Menu

Javascript is not activated in your browser. This website needs javascript activated to work properly.
You are here

Life under the surface in live broadcast

Researchers at Lund University in Sweden have invented new systems to study the life of microorganisms in the ground. Without any digging, the researchers are able use microchips to see and analyse an invisible world that is filled with more species than any other ecosystem.
Photo: Kristin Aleklett
Photo: Kristin Aleklett

Under our feet there is life and movement. In a spoonful of soil there are more microorganisms (fungi and bacteria) than there are people on Earth. At the same time, it is also an invisible world that is often difficult and impenetrable for researchers.

“Our soil chips could revolutionise how we study microbiological processes in the ground. Finally, we can follow what actually happens down the ground under a microscope in real-time”, says Edith Hammer, associate senior lecturer the Department of Biology in Lund.

For a long time, experiments using petri dishes and real soil have been the traditional way of exploring life in the ground. What the researchers now have done is to create models of soil structures and ecosystems in microchips. With these, the researchers can study the life that takes place in the labyrinth systems of the soil – systems which they are now able to build on the same scale as the microorganisms themselves.

Using a technology called microfluidics, the researchers can produce relatively realistic soil models. The models are made of a silicone polymer and simulate the structure of the soil with components of organic and inorganic material, mazelike passageways, water and unevenly distributed nutrients on which the microorganisms feed.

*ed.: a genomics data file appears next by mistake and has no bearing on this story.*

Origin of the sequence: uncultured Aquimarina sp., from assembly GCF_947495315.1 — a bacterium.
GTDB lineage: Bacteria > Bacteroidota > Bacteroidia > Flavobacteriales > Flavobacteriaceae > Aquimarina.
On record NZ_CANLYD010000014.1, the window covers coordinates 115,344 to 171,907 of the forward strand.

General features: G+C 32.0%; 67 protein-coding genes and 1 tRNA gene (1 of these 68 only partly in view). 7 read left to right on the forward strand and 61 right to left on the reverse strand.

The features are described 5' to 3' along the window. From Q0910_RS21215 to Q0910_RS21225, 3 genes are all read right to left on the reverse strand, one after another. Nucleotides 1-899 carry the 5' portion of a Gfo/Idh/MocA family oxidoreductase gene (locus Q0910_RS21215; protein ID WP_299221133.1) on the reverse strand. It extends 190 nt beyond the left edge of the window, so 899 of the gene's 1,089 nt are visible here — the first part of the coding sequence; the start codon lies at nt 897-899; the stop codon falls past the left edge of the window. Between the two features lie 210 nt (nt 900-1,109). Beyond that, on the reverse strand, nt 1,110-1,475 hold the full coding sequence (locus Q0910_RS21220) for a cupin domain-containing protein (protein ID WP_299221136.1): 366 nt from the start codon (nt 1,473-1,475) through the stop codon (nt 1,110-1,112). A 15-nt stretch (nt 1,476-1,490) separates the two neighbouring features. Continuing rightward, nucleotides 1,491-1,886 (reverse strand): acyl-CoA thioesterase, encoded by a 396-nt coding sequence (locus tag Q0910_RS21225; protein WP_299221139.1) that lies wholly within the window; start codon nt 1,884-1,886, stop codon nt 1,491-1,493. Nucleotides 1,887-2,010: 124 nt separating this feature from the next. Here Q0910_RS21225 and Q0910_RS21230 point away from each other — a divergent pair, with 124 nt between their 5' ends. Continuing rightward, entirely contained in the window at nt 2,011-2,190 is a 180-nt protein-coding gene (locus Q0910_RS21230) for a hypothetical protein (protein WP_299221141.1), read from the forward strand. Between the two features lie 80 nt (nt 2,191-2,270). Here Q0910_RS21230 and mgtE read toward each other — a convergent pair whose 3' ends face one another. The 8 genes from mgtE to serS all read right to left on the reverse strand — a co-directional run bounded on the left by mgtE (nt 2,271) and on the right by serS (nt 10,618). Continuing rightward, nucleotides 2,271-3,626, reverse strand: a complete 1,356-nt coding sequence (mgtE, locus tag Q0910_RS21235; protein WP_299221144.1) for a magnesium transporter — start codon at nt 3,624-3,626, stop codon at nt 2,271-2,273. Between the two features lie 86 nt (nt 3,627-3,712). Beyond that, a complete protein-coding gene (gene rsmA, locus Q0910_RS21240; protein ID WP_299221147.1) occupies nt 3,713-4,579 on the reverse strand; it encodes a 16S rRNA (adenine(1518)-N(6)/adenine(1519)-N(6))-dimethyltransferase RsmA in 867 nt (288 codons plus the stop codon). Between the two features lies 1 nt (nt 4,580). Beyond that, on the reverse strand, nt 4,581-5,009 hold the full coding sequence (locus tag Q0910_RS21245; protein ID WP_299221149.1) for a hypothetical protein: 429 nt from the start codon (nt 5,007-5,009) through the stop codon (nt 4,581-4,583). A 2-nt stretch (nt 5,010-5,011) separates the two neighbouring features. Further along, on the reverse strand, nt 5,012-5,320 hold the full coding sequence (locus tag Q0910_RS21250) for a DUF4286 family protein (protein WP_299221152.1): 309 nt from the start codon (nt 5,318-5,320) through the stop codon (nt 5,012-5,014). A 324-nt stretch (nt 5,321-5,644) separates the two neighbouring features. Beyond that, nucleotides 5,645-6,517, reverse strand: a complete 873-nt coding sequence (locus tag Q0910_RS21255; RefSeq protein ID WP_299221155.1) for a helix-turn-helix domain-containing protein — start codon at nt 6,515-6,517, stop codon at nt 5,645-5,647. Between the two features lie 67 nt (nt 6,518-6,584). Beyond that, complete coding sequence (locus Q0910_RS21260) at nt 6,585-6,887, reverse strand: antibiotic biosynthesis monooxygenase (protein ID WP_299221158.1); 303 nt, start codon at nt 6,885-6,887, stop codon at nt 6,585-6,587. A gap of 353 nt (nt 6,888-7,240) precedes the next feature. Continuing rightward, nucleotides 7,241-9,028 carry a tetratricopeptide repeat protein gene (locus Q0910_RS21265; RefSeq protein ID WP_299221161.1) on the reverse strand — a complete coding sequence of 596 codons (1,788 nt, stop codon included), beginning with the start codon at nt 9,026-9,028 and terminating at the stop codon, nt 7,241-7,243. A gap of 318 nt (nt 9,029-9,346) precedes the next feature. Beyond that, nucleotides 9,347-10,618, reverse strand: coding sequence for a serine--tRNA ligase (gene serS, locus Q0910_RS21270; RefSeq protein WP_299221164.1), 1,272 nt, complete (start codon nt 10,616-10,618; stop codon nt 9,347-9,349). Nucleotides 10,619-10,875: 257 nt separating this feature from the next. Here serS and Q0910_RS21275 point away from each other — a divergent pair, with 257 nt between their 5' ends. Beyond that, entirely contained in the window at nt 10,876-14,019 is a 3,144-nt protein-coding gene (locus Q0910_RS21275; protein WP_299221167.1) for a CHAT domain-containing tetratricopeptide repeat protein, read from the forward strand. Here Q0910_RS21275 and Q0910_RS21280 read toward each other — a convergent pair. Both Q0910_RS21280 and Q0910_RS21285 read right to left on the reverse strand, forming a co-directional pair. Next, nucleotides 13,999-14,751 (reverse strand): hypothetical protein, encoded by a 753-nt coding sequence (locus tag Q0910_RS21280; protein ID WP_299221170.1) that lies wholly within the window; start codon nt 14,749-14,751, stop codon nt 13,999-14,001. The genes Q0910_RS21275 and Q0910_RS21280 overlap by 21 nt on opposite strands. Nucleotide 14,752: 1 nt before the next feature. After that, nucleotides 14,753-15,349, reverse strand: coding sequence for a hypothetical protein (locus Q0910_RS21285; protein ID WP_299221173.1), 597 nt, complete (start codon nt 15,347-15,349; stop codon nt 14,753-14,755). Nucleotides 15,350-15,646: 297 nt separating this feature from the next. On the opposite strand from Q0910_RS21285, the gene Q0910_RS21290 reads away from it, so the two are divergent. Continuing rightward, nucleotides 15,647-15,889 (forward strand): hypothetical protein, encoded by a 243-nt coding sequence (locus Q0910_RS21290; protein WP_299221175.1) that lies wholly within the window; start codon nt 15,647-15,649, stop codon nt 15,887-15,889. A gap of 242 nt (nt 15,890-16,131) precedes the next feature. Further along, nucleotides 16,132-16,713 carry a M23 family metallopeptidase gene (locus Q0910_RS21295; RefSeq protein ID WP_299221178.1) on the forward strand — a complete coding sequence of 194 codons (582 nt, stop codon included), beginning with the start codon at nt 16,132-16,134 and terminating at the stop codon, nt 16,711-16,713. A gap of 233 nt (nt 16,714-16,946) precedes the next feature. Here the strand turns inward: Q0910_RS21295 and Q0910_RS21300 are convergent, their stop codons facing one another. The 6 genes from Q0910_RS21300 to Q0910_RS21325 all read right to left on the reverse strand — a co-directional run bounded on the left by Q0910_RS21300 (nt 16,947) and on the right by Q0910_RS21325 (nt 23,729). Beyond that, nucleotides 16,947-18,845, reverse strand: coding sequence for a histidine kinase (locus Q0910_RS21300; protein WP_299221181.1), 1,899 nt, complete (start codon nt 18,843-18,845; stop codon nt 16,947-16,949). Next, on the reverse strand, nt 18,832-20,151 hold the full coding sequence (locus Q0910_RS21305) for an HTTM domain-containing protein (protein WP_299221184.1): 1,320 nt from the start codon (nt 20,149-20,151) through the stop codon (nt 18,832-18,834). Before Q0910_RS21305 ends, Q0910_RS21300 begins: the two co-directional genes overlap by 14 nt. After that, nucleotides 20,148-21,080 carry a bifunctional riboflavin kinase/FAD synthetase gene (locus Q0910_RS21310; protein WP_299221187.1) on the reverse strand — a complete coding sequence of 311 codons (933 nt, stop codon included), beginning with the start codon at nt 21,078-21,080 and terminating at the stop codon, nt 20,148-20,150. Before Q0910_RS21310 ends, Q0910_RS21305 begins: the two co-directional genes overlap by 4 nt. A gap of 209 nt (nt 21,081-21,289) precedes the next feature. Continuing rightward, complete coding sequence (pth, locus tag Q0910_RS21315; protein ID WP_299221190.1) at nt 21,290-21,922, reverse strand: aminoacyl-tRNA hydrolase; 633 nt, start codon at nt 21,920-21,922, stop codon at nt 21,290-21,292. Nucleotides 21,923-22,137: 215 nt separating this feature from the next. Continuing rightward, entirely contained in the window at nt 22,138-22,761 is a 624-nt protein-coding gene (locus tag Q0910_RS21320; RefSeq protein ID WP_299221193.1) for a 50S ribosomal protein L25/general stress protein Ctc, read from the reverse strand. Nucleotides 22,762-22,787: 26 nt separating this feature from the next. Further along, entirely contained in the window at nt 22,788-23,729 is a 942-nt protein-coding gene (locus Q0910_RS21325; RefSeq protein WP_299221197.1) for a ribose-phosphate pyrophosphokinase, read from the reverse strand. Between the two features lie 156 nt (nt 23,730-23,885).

“Our systems are transparent – this is probably what fascinates people the most. It allows us to look directly at all processes and behaviours in the ground. We see how the microorganisms move, search for food, choose where they are going and how they compete with each other, but also cooperate”, says Edith Hammer.

“The microorganisms are ecosystem engineers. We see how they change their environment by creating or blocking passageways with their cells. The bacteria in the soil tunnel system have to fight hard against the forces of water to move at all”, she says.

The researchers are convinced that the method will increase knowledge of the structures in the soil and the importance of the organisms living there. Eventually, this will lead to better recommendations for how to use soil in a sustainable way that preserves the ground’s functions.

The new microchips were developed in collaboration between biologists and engineers at the faculties of science and engineering in Lund, together with their colleagues in Amsterdam.

Publication: Build your own soil: exploring microfluidics to create microbial habitat structures

Contact:
Edith Hammer, associate senior lecturer
Department of Biology, Lund University
+46 73 244 19 68
edith [dot] hammer [at] biol [dot] lu [dot] se

Latest articles

11/12/2017
Towards personalised treatment for lung cancer
Towards personalised treatment for lung cancer
11/12/2017
“Death receptors” – new markers for type 2 diabetes and cardiovascular disease
“Death receptors” – new markers for type 2 diabetes and cardiovascular disease
07/12/2017
Life under the surface in live broadcast
Life under the surface in live broadcast
04/12/2017
Amniotic fluid is a rich source of stem cells – that can now be harvested
Amniotic fluid is a rich source of stem cells – that can now be harvested
01/12/2017
The gluten riddle – searching for the triggers of coeliac disease
The gluten riddle – searching for the triggers of coeliac disease